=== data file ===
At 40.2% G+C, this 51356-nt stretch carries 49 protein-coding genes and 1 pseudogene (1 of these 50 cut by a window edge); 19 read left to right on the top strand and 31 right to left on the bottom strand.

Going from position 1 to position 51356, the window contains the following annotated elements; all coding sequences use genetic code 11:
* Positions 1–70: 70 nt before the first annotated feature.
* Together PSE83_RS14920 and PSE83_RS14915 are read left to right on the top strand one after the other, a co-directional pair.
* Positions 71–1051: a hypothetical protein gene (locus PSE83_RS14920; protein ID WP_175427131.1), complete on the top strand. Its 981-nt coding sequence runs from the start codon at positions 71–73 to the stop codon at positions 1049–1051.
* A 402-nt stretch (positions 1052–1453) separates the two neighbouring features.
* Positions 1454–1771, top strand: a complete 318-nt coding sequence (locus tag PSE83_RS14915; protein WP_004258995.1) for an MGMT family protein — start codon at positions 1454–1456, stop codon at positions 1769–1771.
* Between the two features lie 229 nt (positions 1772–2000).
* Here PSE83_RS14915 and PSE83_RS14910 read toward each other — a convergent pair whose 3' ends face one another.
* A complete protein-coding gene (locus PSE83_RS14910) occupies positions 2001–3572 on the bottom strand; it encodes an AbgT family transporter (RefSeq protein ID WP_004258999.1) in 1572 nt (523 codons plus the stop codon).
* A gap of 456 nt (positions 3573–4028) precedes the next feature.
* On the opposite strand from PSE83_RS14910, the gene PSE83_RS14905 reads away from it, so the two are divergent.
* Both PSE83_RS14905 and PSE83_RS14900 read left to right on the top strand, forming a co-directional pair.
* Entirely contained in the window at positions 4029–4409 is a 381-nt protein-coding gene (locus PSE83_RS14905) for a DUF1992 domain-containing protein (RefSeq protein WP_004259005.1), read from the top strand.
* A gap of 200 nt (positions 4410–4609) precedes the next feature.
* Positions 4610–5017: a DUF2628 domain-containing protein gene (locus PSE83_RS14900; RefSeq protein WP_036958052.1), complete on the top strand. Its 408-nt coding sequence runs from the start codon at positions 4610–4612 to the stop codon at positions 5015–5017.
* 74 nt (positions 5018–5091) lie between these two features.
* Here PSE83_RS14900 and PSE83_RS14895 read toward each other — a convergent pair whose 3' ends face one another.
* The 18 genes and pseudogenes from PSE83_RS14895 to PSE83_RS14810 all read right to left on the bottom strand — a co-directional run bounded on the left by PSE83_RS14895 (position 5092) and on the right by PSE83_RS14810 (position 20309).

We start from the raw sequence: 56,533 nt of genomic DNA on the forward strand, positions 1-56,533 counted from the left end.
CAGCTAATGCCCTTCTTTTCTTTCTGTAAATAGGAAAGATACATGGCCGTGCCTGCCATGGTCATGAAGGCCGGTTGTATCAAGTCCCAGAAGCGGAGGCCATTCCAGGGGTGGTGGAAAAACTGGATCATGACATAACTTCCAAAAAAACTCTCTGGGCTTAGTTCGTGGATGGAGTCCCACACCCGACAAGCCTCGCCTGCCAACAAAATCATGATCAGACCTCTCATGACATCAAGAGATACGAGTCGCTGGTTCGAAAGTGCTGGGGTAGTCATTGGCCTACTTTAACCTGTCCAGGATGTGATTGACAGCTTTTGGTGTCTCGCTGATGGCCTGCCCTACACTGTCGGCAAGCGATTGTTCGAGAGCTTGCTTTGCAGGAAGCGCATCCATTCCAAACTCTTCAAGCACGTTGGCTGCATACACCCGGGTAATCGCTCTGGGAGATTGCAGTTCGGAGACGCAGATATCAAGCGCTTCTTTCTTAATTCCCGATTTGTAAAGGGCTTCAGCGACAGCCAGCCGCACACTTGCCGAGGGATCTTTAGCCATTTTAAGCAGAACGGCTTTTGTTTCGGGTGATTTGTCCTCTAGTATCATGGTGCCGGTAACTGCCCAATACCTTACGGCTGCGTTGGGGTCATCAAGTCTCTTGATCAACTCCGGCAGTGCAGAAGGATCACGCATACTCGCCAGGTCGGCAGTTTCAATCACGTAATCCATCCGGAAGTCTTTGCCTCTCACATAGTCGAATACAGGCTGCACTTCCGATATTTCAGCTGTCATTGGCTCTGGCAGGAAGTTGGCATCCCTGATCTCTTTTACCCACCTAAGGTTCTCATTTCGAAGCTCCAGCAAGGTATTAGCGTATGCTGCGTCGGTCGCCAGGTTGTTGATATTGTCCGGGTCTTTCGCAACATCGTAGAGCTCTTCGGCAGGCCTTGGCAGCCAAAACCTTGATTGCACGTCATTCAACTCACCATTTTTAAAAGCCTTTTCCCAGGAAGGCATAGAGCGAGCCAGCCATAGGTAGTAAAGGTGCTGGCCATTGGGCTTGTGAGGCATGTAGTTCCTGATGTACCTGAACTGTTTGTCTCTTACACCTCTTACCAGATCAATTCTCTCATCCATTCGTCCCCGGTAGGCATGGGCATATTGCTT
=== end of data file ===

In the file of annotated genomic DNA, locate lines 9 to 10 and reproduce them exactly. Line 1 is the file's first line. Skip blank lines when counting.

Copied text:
* Here PSE83_RS14915 and PSE83_RS14910 read toward each other — a convergent pair whose 3' ends face one another.
* A complete protein-coding gene (locus PSE83_RS14910) occupies positions 2001–3572 on the bottom strand; it encodes an AbgT family transporter (RefSeq protein ID WP_004258999.1) in 1572 nt (523 codons plus the stop codon).